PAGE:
`lastUpdate` DATETIME DEFAULT ‘0000-00-00 00:00:00’,
    PRIMARY KEY (`systemName`,`sequenceName`)
    ) ENGINE=INNODB ROW_FORMAT=FIXED

    ——————————————————————————–
    2) The stored procedure (SP):
    DELIMITER $$

    DROP PROCEDURE IF EXISTS `__spSysGetNextSequence`$$

    CREATE DEFINER=`root`@`localhost` PROCEDURE `__spSysGetNextSequence`(
    IN _systemName CHAR(50),
    IN _sequenceName CHAR(50),
    IN _currentValue INTEGER,
    IN _forceIncrement TINYINT(2),
    INOUT _newValue INTEGER
    )
    MODIFIES SQL DATA
    BEGIN
    INSERT INTO __syssequences VALUES (IFNULL(_systemName,”), _sequenceName, LAST_INSERT_ID( IF(_currentValue>0, _currentValue, 1) ), NOW(),NOW())
    ON DUPLICATE KEY UPDATE lastValue:=IF(LAST_INSERT_ID(0)=0,
    IF(IFNULL(_currentValue,0) > VALUE, LAST_INSERT_ID(_currentValue),
    IF((IFNULL(_currentValue,0)=0) OR (_forceIncrement=1), LAST_INSERT_ID(lastValue+(IFNULL(sequenceStep,1))), lastValue)), LAST_INSERT_ID(0)),
    lastUpdate := NOW();
    SET _newValue := IF(LAST_INSERT_ID()>IFNULL(_currentValue,0), LAST_INSERT_ID(), LAST_INSERT_ID(IF(IFNULL(_currentValue,0)>0,_currentValue,1)));
    END$$

    DELIMITER ;
    —————————————————————————

    3) The Stored function (fn)

    DELIMITER $$

    DROP FUNCTION IF EXISTS `__fnSysGetNextSequence`$$

    CREATE DEFINER=`root`@`localhost` FUNCTION `__fnSysGetNextSequence`(
    _sequenceName CHAR(50),
    _currentValue INTEGER,
    _forceIncrement TINYINT(2)
    ) RETURNS INT(11)
    READS SQL DATA
    BEGIN
    CALL `__spSysGetNextSequence`(”, _sequenceName,
    _currentValue,_forceIncrement, _currentValue);
    RETURN _currentValue;
    END$$

    DELIMITER ;
    ———————————————————————————————————————————-

    NOTES:

    I didnt have the time to document previous stuff, but with examples maybe you can get an idea of what is all about:

    – I have added ‘__’ as a suffix to the table name because it have to be one of the first tables alphabetically ordered, so when you generate a global dump file, the table data of the sequences but be the first one to be restored.

    – The ‘__’ added to the Stored Procedure and function are only for having them displayed at first in the DB administrator.

    – Warning: Althought you can this function in triggers (On Insert) , it is not recommended, because when you bulk restore the data to the tables, it can take longer than expected, because for each record it will call the function. If you used them in triggers I recommed you to:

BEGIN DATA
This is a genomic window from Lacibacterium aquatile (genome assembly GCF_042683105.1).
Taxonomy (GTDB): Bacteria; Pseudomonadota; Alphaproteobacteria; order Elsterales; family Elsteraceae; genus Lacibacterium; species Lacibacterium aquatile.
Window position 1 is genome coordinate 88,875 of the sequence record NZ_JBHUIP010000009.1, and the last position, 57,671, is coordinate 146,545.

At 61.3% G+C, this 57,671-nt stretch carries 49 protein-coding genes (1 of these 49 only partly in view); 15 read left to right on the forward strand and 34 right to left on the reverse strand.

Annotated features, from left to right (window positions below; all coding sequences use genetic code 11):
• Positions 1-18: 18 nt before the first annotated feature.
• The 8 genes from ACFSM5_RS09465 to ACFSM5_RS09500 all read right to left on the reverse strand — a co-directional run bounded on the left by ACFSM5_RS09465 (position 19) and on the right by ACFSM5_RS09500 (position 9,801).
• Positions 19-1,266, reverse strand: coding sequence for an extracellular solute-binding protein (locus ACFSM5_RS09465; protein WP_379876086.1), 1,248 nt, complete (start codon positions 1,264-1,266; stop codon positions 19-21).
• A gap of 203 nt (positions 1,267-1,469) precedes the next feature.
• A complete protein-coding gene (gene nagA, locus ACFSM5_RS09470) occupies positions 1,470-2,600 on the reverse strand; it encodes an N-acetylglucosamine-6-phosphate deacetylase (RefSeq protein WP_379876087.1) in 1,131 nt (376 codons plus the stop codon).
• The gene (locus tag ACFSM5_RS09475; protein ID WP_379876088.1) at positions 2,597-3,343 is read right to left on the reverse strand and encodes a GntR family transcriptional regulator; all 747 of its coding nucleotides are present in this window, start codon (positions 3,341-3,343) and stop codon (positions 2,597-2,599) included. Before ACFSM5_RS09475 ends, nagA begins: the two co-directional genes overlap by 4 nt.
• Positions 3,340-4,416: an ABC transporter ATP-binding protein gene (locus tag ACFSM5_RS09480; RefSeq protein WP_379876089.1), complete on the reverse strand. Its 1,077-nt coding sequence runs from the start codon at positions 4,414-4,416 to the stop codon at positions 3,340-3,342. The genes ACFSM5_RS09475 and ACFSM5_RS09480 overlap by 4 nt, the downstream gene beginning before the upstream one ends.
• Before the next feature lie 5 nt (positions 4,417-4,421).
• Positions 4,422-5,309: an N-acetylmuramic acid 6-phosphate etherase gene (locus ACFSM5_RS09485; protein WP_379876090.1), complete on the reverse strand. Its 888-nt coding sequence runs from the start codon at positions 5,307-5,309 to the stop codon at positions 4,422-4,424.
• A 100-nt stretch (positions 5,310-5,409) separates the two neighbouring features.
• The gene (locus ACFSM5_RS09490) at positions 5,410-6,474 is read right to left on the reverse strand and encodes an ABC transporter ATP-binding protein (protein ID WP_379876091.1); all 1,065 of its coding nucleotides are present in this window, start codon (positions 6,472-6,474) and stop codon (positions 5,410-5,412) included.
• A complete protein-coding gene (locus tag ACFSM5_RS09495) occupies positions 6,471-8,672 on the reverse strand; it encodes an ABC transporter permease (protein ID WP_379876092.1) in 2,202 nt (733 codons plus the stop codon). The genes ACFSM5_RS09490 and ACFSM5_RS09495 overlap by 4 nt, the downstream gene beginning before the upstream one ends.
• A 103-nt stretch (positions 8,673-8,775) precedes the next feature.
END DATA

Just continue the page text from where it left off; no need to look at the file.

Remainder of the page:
a) When restoring your database try to restore (create) the triggers after the data in restored
    b) Disable the usage of the function inside the trigger by having a condition based in am environment variable or something, that will only change before restoring the data.

    Usage Examples:
    ##Normal Usage
    select `__fnSysGetNextSequence`(‘MyApp1’, ‘MySequence01’, 0, 0); ##Returns 1 (first creation of sequence)
    select `__fnSysGetNextSequence`(‘MyApp1’, ‘MySequence01’, 0, 0); ##Returns 2 (Autoincrements when 3rd parameter (_currentValue) is ‘0’)
    select `__fnSysGetNextSequence`(‘MyApp1’, ‘MySequence02’, 0, 0); ##Returns 1 (first creation of sequence)

    select `__fnSysGetNextSequence`(‘MyApp2’, ‘MySequence01’, 0, 0); ##Returns 1 (first creation of sequence)
    select `__fnSysGetNextSequence`(‘MyApp2’, ‘MySequence01’ ,0, 0); ##Returns 2 (Autoincrements when 3rd parameter (_currentValue) is ‘0’)

    ##Forced Usage
    select `__fnSysGetNextSequence`(‘MyApp1’, ‘MySequence01’, 5, 0); ##Returns 5. if _currentValue is greater than last sequence value stored, it will become the greatest sequence value for now on.

    select `__fnSysGetNextSequence`(‘MyApp1’, ‘MySequence01’, 0, 0); ##Returns 6. Return Next Value (previous was 5)

    select `__fnSysGetNextSequence`(‘MyApp1’, ‘MySequence01’, 1, 0); ##Returns 1. if _currentValue is lower than last sequence value stored, it will just return the same _currentValue, without changing any stored sequence value.

    select `__fnSysGetNextSequence`(‘MyApp1’, ‘MySequence01’, 0, 0); ##Returns 7. Because previous Value was not altered.

  3. I forgt to add a last example:

    select `__fnSysGetNextSequence`(‘MyApp1’, ‘MySequence01’, 1, 1); ##Returns 8. Because, althought, 1 is less than 7, the last parameter ‘_forceIncrement’ is se to 1, so it will force the incremental of the sequence.

  4. There is a small errata in the function, definition, I forgot the put the ‘_systemName’ parameter:
    Here is the correct script:
    ——————————————————————————————-
    DELIMITER $$

    DROP FUNCTION IF EXISTS `__fnSysGetNextSequence`$$

    CREATE DEFINER=`root`@`localhost` FUNCTION `__fnSysGetNextSequence`(
    _systemName CHAR(50),
    _sequenceName CHAR(50),
    _currentValue INTEGER,
    _forceIncrement TINYINT(2)
    ) RETURNS INT(11)
    READS SQL DATA
    BEGIN
    CALL `__spSysGetNextSequence`(_systemName, _sequenceName,
    _currentValue,_forceIncrement, _currentValue);
    RETURN _currentValue;
    END$$

    DELIMITER ;
    ——————————————————————————————

  5. Wouldn’t it be nice if MySQL simply gave us a function: TableName.nextval() or a getNextVal(‘TableName’)
    that actually grabbed the NEXT AUTO_INCREMENT value, and updated the system_information to add one, so the next time you call it, it is the next value.

    That would allow me to call it 20 times in a row, and allocate 20 values, as they came through. Then others, using the normal Auto_Increment feature would work just fine.

    It seems like such a SIMPLE implementation concept. It’s not like they dont update that field internally when we do an insert.

    1. Hi Kirk,

      Thanks for reading my blog post! Your suggestion sounds interesting. If you want something like that in MariaDB, feel free to submit a feature request on their JIRA:

      https://jira.mariadb.org

      However, please keep in mind that MariaDB 10.3 will have sequences as defined by the SQL standard, so those may be more useful in future MariaDB versions than new functions built around auto-increment values.